Yeah, seems a convenient declaration from a woman whose eggs suck! Seems a no brainer I'm saying this with such careless conviction. But you might agree I thought this way before I was told to find eggs from someone else's basket.
When 3 days after my 41st birthday I received a call from my Gyn that my FSH was 12.8, I did fast homework on what that meant before seeing my first RE a month later.
I'll never forget it, I sat in bed on Friday night and consumed every shred of anecdotal and scientific material Google could conjure up on high FSH in women beyond 40 and it wasn't good. Within hours I decided I wouldn't even try with my eggs. Invest wisely, I thought, and go straight for the good eggs. I wanted a baby MUCH more than I wanted genetic offspring.
One month later I walked into my first RE appointment and declared that I was only there to discuss a donor egg cycle. She talked me out of it and I still don't know how I feel about that. Listen, if it worked, I would have been thrilled that one round and minimal cost (relative to IVF of course) later, I wound up with a health baby (and it didn't hurt that it was my genetic offspring).
Maybe it's because I am an only child. Maybe it's because my mother was raised in an orphanage and didn't have deep-seeded feelings about "family." I don't know but I have just never felt strongly about genetics.
Maybe the kid who grew up with 8 siblings and dozens of cousins feels differently. But I'm not that girl. I'm the girl who doesn't care about DNA. What can I say? I feel grateful for that.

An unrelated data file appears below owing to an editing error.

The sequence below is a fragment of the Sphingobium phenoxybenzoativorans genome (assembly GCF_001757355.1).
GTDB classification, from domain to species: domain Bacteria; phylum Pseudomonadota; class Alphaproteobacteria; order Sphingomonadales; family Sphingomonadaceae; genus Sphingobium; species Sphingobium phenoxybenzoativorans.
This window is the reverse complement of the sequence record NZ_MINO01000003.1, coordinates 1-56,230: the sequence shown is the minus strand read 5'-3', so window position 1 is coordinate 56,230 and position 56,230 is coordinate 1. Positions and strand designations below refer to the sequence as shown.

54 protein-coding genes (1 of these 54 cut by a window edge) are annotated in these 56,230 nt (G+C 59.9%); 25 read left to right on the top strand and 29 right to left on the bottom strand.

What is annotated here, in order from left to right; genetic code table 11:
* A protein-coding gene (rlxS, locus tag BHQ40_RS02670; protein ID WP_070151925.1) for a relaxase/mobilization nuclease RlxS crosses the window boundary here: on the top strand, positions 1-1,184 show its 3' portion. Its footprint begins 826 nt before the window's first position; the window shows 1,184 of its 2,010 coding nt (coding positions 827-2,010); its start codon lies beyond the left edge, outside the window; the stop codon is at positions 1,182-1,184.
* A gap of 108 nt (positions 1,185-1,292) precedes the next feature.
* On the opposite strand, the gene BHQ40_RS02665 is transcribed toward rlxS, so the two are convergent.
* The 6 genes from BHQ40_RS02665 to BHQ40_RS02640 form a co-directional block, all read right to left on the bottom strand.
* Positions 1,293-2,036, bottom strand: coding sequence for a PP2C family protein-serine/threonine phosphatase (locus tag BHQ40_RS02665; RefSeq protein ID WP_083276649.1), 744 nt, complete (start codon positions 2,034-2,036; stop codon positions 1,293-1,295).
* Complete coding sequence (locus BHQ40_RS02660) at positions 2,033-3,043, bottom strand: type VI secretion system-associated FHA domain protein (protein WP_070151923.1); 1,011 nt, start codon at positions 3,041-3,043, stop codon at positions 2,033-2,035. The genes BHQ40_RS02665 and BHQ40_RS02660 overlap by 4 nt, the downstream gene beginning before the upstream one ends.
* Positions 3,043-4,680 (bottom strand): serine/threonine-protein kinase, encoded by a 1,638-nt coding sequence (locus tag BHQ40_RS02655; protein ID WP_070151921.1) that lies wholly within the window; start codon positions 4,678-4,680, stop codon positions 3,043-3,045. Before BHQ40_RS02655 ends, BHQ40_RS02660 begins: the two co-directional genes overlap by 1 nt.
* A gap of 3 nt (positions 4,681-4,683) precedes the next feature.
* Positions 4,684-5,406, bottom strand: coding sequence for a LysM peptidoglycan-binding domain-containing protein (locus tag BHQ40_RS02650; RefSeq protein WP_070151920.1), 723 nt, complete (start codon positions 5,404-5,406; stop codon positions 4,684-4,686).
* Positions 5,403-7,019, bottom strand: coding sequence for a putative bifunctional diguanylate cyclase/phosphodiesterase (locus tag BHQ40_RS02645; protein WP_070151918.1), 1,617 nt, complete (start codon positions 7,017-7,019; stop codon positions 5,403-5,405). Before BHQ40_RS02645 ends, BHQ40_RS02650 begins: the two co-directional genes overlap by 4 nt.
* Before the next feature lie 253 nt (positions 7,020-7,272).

And it's not to say I don't think there's a difference. Of course there is. But I am pretty analytical about this stuff. The difference is the child won't have my full lips. Too bad, oh well, who cares? Yeah, you can't believe it but I don't. I never shed a tear, not a single tear over the idea of a non-genetic child.
I can't explain it very well but I can sum it up like this. You're pregnant - Woo Hoo! And you pray for a girl who has your husband's Irish genes with blue eyes and curly red hair. Months later you birth a boy with your grandmother's olive complexion, brown eyes and brown hair. That sure wasn't your "first choice," but are you any less happy? Any less in love? Any less over the moon? Will you raise your son thinking, He was not my first choice? Doubt it.
And that's the only example I can provide of how "second choice" isn't exactly second, rather just different. :)